Congolese Bishop’s goal: 100 wells in 100 villages07-02-2010
For the Arkansas United Methodist
Bishop Nkulu Ntanda Ntambo grew up pagan in what is now the Democratic Republic of Congo. At his father’s bidding he used to periodically sacrifice large chickens to two household idols. His grandfather, he said, was a “witch doctor.”
“You can see how far we were from Christianity,” he said.
The Methodist education he received in high school, he said, was what transformed his faith — and his life.
He began regularly attending church services, joined a Christian youth group and read the works of Martin Luther King Jr., who introduced him to Jesus’ command to “love your enemies.”
In a country long torn by war — first against Belgian colonizers and then among local tribes — the idea of loving one’s enemy was a revelation.
“I gave my life over to Christ,” Ntambo said. “I asked God to let me become a pastor so I could preach the Word of God to my people. This is how I became who I am.”
Today, Ntambo, 62, is bishop of Congo’s rapidly growing North Katanga Annual Conference and a widely respected senator in Congo. He is also a peacemaker, who was recently recognized by the Tanenbaum Center for Interreligious Understanding for his role in ending hostilities between a rebel militia and the Congolese government.
Ntambo was the guest preacher at this year’s Annual Conference in Hot Springs. He came, in part, to share his gratitude for the aid the Arkansas Conference to Congo’s development and to discuss his home community’s still critical needs.
Bishop Charles Crutchfield described Ntambo and his wife “Mama Bishop” Nshimba Nkulu as “an enormous force for good in the lives of the United Methodist Church and in the building of the Kingdom of God.”
In the 50 years since Congo gained its independence from Belgium, the number of United Methodists in the country has grown from some 60,000 to more than 500,000 members. Ntambo expects North Katanga’s membership to triple in this quadrennium.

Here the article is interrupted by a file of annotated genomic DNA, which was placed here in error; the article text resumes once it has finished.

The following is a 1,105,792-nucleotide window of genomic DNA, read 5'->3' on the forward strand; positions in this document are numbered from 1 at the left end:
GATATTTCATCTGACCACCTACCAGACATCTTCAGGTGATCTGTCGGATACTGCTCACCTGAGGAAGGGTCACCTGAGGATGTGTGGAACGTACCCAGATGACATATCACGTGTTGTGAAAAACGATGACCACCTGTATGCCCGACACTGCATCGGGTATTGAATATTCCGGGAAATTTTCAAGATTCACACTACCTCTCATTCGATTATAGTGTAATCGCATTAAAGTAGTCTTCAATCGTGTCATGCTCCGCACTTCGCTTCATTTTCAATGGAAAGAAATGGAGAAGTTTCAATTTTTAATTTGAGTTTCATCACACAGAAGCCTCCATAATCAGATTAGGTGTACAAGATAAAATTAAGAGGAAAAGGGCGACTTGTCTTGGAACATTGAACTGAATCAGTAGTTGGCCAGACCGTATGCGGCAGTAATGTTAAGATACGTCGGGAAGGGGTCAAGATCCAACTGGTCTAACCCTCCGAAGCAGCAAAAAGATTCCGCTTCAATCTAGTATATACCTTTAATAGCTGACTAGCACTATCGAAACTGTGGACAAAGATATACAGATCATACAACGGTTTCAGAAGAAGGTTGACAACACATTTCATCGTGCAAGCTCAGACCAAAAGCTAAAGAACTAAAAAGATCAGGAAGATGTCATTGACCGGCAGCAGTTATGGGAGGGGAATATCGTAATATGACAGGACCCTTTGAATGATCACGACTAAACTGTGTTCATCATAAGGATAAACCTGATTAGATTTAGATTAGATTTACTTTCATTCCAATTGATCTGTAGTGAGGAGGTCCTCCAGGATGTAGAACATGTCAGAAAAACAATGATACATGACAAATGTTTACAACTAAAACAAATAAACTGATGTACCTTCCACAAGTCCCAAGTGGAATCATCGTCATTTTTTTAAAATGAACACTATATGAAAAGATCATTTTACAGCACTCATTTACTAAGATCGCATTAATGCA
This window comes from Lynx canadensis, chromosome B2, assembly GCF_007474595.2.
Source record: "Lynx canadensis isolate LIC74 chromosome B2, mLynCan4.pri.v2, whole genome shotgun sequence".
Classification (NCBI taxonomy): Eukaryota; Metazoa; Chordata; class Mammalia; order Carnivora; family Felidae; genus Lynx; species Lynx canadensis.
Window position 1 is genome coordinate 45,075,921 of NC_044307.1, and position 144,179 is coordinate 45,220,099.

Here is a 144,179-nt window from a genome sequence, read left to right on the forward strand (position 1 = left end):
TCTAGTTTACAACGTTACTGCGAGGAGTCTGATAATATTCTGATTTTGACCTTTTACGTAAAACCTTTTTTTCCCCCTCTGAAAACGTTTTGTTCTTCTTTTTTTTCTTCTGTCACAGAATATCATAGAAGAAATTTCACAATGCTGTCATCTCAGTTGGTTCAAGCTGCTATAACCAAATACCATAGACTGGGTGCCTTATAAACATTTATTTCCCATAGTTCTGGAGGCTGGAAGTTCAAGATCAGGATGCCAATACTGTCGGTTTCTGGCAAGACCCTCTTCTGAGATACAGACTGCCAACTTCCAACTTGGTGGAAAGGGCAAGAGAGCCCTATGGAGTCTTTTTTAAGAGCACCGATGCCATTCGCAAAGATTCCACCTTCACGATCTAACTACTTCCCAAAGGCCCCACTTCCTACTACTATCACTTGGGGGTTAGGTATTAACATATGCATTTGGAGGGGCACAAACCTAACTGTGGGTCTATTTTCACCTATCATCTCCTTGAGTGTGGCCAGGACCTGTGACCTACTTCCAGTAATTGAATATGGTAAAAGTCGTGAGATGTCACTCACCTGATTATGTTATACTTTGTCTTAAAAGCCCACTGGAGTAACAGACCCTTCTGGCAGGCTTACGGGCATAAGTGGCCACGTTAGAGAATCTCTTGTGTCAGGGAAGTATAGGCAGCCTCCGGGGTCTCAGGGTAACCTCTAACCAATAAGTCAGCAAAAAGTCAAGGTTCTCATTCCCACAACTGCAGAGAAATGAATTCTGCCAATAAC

United Methodist conferences throughout Africa report similar growth at a time when most U.S. conferences, including Arkansas, are struggling to reverse of longtime trend of declining church membership and attendance.
Ntambo attributes the growth in part to ministerial outreach and active youth ministries. Daily, he said, church members have activities in town or at the church to reach people.
Another contributor to growth, he said, is the church’s charitable outreach. The church provides comfort to the grieving, food to the hungry and ministry for those in prison.
“We all are human beings, and if we are touched by kindness, it can change your heart,” he said.
The global United Methodist Church also is taking a lead role in helping to develop Congo, including providing education, clinics, agricultural assistance and even bridges. The benefits of these advances in infrastructure aren’t limited to just United Methodists.
The Arkansas Conference has been a partner in that development.
Since 2006, the Arkansas Conference has provided Bibles, bicycles and support to dig 26 water wells. The wells now cost $8,000 each.
At Annual Conference, Arkansas United Methodists presented the bishop with $35,000, enough for four more wells. At the gathering, Ntambo shared his goal that 100 wells would be constructed in 100 villages in North Katanga within two years.
“Water is life,” Ntambo said in an interview. “With all the rain we have, we have no clean water. …We have a lot of children and adults who die of cholera or typhoid.”
Since the construction of water wells in various communities, Ntambo said fewer people are dying. Also, more girls are going to school rather than traveling to collect water far from home.
“The water wells provided by Arkansas I can say are saving the life of millions of people,” he said. “They bring hope. They bring a clean body as well as a clean spirit.”
To learn ways to help the North Katanga Annual Conference, visit HYPERLINK "http://www.northkatangaumc.org/" www.northkatangaumc.org/.
Hahn is a multimedia news reporter for United Methodist News Service.